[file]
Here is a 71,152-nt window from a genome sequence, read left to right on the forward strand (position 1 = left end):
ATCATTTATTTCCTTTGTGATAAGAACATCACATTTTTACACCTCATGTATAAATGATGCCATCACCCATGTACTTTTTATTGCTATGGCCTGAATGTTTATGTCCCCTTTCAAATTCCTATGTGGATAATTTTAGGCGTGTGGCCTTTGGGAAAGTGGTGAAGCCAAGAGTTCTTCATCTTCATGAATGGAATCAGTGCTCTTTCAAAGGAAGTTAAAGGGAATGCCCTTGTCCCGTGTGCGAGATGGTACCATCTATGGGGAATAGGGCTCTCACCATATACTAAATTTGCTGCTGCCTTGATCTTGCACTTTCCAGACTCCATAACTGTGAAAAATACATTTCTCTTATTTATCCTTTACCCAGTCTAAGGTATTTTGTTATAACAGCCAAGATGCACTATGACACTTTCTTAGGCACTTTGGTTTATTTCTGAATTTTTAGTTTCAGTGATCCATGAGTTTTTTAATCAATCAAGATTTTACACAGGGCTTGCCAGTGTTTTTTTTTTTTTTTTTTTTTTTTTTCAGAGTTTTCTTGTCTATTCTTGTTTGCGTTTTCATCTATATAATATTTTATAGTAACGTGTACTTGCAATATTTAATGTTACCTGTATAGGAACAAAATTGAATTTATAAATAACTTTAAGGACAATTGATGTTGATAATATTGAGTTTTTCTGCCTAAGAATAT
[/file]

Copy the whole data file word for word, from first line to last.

Here is a 71,152-nt window from a genome sequence, read left to right on the forward strand (position 1 = left end):
ATCATTTATTTCCTTTGTGATAAGAACATCACATTTTTACACCTCATGTATAAATGATGCCATCACCCATGTACTTTTTATTGCTATGGCCTGAATGTTTATGTCCCCTTTCAAATTCCTATGTGGATAATTTTAGGCGTGTGGCCTTTGGGAAAGTGGTGAAGCCAAGAGTTCTTCATCTTCATGAATGGAATCAGTGCTCTTTCAAAGGAAGTTAAAGGGAATGCCCTTGTCCCGTGTGCGAGATGGTACCATCTATGGGGAATAGGGCTCTCACCATATACTAAATTTGCTGCTGCCTTGATCTTGCACTTTCCAGACTCCATAACTGTGAAAAATACATTTCTCTTATTTATCCTTTACCCAGTCTAAGGTATTTTGTTATAACAGCCAAGATGCACTATGACACTTTCTTAGGCACTTTGGTTTATTTCTGAATTTTTAGTTTCAGTGATCCATGAGTTTTTTAATCAATCAAGATTTTACACAGGGCTTGCCAGTGTTTTTTTTTTTTTTTTTTTTTTTTTTCAGAGTTTTCTTGTCTATTCTTGTTTGCGTTTTCATCTATATAATATTTTATAGTAACGTGTACTTGCAATATTTAATGTTACCTGTATAGGAACAAAATTGAATTTATAAATAACTTTAAGGACAATTGATGTTGATAATATTGAGTTTTTCTGCCTAAGAATAT